Preterm infants spend much of their time in the neonatal intensive care unit (NICU) learning to orally feed. Attempts to support the preterm infant in acquiring oral skills have evolved greatly over the past decades, including the increasing involvement of speech, physical, and occupational therapists. Interventions have included modified positioning, specialized nipples, external pacing, sensorimotor exercises, oral motor skills programs, and cue-based feeding programs. While many infants seem to have benefited from these methods, a subset of babies continues to require supplemental feeding methods via nasogastric or gastrostomy tube. In particular, infants with aerodigestive complications are at high risk for needing supplemental feeding methods. Additionally, the neurodevelopmental implications of having significant feeding difficulties early on is not fully known. Studies have brought about concerns that children with early oral feeding difficulties may be at risk for the presence of neurodevelopmental delays and continued feeding issues later in childhood. Further research is needed to better understand which infants will struggle with oral feeding, as well as identify appropriate therapeutic options and optimal time periods of implementation.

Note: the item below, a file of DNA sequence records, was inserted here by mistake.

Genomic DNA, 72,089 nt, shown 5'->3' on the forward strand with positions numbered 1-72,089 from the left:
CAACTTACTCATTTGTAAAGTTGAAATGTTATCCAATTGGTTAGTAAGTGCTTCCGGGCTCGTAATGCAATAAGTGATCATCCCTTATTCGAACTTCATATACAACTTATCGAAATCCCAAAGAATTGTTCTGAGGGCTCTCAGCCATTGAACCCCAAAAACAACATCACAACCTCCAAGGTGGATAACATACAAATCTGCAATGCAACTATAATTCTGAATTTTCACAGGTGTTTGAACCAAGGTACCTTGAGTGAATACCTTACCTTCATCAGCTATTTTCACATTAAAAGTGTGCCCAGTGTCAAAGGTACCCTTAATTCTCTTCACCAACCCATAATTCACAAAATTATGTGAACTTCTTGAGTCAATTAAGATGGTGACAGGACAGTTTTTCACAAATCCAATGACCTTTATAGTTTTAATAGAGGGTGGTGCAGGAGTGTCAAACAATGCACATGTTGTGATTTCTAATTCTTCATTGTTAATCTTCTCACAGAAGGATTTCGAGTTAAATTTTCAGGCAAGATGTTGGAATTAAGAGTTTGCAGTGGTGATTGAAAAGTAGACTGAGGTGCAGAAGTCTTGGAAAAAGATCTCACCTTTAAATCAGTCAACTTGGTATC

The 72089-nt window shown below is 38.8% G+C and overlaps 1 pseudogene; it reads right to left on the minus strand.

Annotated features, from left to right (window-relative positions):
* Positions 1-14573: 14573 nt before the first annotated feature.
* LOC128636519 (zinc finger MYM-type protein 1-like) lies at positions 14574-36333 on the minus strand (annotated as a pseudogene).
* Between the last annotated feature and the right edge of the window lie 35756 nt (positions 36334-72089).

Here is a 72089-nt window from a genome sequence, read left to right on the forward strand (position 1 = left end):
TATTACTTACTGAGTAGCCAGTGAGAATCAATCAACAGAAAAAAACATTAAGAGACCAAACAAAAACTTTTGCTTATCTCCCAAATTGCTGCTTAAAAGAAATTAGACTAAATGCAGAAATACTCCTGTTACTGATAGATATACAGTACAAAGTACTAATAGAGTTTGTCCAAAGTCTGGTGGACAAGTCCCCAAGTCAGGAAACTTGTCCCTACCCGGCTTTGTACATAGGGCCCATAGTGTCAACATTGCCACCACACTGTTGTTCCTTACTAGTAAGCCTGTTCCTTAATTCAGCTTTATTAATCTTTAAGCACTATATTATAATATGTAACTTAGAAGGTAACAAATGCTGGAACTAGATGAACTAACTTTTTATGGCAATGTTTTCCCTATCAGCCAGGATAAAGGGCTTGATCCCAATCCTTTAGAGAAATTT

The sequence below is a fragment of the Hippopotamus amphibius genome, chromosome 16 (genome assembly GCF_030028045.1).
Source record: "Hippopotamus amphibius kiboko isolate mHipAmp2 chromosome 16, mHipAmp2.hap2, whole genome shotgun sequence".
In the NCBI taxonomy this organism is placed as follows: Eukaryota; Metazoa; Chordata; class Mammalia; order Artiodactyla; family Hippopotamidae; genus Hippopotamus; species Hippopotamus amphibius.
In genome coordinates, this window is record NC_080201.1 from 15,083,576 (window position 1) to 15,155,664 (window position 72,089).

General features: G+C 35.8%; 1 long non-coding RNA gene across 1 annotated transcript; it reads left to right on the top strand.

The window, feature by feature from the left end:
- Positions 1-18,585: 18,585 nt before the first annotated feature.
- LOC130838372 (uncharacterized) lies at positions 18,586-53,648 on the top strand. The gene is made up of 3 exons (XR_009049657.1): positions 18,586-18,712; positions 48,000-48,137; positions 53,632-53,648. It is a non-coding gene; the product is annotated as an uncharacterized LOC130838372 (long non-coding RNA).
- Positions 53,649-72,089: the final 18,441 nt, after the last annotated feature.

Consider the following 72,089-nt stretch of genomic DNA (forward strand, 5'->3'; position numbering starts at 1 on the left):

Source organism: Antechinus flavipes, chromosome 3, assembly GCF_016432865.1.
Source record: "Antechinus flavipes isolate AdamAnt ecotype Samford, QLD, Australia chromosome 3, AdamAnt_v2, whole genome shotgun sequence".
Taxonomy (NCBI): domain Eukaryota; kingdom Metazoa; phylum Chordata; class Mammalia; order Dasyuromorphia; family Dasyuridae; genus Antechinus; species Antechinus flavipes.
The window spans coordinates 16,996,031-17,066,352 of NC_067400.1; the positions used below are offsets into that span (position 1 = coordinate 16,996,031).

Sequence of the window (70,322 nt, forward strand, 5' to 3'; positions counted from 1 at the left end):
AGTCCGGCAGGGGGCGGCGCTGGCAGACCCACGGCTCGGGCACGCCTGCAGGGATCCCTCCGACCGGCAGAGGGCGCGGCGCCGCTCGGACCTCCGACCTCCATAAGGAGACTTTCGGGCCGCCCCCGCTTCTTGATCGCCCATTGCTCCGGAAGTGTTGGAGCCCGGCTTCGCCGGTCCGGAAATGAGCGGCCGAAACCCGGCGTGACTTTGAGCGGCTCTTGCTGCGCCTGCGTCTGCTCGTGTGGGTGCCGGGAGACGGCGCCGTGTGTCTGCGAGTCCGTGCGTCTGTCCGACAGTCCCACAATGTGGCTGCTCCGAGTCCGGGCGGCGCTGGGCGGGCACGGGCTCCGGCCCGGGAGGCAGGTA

Stoll B, Hansen NI, Bell EF, et al. Trends in Care Practices, Morbidity, and Mortality of Extremely Preterm Neonates, 1993-2012. Journal of the American Medical Association 2015;314(10):1039–1051. DOI: 10.1001/jama.2015.10244.
Pineda R, Prince D, Reynolds J, et al. Preterm Infant Feeding Performance at Term Equivalent Age Differs from that of Full-Term Infants. J Perinatol 2020;40:646–654. DOI: 10.1038/s41372-020-0616-2.